The country has become self-reliant in marigold in recent years.

Last year 2.5 million garlands of marigold were sold during the Tihar festival when the demand for marigold garlands soared. This year, however, the demand was only for 1.5 million garlands.

Around 300,000 garlands of marigold used to be brought from India to meet the demand during Tihar. There is high demand for marigold (globe amaranth) and chrysanthemum during Tihar.

This year people grew flowers on a commercial scale, the production was also good but the flowers did not get the market. It is said 95 per cent of flowers is produced in the country and only five per cent is imported from India.

Flower trade has still not picked momentum due to the risk of coronavirus infection.

Although various other sectors of the economy have gradually started operating amid the COVID-19 risk, flower trade has not gained momentum. The flower trade could not flourish this year as programmes and functions were not held due to the COVID-19 risk. Besides, the purchasing power of people has decreased and the wedding season has also drawn to a close.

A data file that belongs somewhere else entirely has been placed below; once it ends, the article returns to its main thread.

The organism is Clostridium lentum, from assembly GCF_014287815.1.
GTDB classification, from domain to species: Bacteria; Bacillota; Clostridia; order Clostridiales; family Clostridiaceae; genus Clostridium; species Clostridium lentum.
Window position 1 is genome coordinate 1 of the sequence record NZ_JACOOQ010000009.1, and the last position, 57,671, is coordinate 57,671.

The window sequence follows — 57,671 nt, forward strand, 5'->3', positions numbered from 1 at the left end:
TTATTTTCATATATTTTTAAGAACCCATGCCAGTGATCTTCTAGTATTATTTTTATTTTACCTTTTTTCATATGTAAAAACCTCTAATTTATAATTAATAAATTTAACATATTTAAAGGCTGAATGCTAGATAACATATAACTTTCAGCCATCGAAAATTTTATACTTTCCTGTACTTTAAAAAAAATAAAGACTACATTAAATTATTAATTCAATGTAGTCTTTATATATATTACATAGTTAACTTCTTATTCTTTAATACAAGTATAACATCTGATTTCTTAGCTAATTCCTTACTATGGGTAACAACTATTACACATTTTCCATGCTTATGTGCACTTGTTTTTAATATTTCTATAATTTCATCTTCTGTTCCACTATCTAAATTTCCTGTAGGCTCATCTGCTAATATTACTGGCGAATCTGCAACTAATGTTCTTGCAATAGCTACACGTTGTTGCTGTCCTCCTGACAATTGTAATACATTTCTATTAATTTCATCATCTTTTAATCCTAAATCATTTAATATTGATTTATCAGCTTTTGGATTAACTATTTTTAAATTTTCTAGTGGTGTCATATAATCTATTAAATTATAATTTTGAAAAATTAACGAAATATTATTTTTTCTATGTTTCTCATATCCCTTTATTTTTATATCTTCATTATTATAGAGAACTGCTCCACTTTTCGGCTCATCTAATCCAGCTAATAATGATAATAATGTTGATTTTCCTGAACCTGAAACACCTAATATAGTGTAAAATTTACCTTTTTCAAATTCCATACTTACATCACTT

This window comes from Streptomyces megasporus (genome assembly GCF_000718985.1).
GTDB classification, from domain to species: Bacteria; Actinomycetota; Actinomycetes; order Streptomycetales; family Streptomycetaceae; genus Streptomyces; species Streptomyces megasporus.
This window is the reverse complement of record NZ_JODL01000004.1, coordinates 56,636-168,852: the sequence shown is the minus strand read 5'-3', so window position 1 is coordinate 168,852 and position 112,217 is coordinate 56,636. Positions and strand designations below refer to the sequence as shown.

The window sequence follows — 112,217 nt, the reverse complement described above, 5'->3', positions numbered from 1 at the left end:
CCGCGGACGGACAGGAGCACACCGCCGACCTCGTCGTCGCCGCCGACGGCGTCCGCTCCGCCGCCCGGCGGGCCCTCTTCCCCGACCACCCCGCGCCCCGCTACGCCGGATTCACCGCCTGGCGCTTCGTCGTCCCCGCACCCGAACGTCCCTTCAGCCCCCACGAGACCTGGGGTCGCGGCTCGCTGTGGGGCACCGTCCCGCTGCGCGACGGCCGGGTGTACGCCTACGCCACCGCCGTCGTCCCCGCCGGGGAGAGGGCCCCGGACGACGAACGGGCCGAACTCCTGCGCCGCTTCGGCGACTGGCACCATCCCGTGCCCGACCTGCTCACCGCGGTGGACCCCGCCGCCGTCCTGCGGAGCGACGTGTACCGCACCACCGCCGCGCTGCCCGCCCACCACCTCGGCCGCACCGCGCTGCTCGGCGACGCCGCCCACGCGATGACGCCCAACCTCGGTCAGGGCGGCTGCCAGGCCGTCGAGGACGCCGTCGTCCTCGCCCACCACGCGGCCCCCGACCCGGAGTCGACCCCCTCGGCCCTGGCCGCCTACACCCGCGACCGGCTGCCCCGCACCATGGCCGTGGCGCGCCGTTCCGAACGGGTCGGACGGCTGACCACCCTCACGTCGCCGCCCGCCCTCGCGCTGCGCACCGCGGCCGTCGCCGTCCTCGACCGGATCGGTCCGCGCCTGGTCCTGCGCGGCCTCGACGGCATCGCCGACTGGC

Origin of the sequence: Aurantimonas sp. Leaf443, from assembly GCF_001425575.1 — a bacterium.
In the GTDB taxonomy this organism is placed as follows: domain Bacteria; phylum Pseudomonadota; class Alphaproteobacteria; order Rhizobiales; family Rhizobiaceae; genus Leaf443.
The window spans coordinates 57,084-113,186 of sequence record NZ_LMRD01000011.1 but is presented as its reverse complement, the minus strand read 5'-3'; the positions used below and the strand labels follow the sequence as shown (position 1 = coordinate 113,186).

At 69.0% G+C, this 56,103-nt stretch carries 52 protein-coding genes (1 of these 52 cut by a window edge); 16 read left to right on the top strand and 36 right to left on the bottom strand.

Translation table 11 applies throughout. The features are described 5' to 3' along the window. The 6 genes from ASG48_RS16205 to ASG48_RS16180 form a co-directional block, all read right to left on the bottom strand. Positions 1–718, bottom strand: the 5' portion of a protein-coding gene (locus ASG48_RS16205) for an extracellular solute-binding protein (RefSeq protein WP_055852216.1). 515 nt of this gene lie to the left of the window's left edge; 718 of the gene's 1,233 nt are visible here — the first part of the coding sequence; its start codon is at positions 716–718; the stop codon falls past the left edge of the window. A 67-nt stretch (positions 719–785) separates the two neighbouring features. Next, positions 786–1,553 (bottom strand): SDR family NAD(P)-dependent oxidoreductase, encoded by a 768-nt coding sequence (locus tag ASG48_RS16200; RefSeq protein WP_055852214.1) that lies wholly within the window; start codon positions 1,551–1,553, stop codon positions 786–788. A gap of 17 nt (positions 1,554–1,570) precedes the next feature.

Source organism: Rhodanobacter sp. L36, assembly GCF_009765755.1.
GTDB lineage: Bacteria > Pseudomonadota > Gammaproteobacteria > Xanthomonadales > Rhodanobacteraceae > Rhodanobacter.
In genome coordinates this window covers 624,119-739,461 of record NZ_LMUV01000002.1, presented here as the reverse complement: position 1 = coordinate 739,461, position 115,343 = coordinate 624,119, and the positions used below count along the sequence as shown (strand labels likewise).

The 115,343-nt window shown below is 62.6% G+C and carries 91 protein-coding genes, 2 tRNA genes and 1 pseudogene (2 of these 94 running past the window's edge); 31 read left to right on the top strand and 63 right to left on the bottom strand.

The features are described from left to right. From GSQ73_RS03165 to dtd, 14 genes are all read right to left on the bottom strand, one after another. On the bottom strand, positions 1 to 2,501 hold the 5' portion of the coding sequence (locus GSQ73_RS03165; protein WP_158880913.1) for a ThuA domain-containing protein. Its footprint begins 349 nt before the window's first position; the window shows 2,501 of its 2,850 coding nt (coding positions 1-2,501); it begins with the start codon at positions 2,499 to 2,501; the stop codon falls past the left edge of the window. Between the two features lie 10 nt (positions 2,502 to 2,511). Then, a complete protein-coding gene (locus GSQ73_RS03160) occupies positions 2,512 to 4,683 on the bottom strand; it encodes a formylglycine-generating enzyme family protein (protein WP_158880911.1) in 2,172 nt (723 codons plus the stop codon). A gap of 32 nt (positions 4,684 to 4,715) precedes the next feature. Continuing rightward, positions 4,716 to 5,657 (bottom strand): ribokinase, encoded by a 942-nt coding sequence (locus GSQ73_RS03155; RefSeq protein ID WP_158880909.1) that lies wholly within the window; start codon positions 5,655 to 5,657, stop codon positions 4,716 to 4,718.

Although temples and places of worship have opened of late, the tourism sector has not fully come into operation and the flower trade has also been affected by this, said Floriculture Association of Nepal President Kumar Kasajoo Shrestha.

Transaction of flowers was Rs 3.5 million daily before the onset of the pandemic. It slumped to only Rs 500,000 at present. The annual flower transaction was in the range of Rs 2.42 billion in previous years. Although flower transaction was estimated at around Rs 3 billion in the current fiscal year, it will be far less due to the impact of coronavirus.

Nepal annually imports flowers worth Rs 110 million from third countries during Tihar and other seasons.

Flowers of 450 species are grown in Nepal for commercial purpose. More than 41,000 people directly or indirectly benefit from flower cultivation and trade.

Seven-hundred entrepreneurs are cultivating flowers in around 157 hectare land in Nepal. Six-hundred-and-seventy-five floriculture farms and nurseries are in operation in 41 districts, especially in Kathmandu, Lalitpur, Bhaktapur, Kaski, Chitwan, Makawanpur, Kavrepalanchowk, Gulmi, Palpa, Dhading, and Morang, among other districts, with the growing demand for flowers in recent years.

Floriculture business started in Nepal in 1950 and it has been expanding with increasing urbanisation. Around 300 entrepreneurs are engaged in flower cultivation and trade in Kathmandu valley alone.